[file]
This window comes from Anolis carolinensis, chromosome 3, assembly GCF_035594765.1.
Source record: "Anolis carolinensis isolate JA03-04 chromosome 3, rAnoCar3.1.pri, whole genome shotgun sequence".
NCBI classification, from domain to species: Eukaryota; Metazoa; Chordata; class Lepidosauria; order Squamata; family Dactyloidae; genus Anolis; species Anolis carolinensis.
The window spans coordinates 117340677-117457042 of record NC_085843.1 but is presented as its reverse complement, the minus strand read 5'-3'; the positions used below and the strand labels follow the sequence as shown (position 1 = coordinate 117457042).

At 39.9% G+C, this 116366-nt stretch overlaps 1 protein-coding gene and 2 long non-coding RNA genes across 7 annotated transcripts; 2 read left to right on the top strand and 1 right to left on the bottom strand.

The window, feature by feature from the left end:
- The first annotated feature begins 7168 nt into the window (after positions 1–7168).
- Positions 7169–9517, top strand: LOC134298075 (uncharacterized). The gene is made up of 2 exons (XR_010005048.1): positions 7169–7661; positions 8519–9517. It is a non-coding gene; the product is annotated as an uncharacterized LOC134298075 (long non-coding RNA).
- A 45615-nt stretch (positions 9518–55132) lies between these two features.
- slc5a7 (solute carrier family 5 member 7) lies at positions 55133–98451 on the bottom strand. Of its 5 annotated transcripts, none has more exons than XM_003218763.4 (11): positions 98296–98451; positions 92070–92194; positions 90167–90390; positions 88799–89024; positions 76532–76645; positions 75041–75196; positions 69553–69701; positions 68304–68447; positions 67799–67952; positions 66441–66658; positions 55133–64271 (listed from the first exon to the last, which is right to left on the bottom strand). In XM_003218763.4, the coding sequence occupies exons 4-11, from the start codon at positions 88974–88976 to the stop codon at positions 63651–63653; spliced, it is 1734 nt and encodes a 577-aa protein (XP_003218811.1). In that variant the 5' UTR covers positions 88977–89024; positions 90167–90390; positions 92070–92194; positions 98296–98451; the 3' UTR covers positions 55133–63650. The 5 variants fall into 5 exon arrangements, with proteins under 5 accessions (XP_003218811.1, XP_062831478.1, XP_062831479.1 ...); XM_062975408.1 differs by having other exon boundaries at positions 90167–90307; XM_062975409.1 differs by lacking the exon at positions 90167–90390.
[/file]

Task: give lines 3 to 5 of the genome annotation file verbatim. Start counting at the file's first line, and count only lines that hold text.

NCBI classification, from domain to species: Eukaryota; Metazoa; Chordata; class Lepidosauria; order Squamata; family Dactyloidae; genus Anolis; species Anolis carolinensis.
The window spans coordinates 117340677-117457042 of record NC_085843.1 but is presented as its reverse complement, the minus strand read 5'-3'; the positions used below and the strand labels follow the sequence as shown (position 1 = coordinate 117457042).

At 39.9% G+C, this 116366-nt stretch overlaps 1 protein-coding gene and 2 long non-coding RNA genes across 7 annotated transcripts; 2 read left to right on the top strand and 1 right to left on the bottom strand.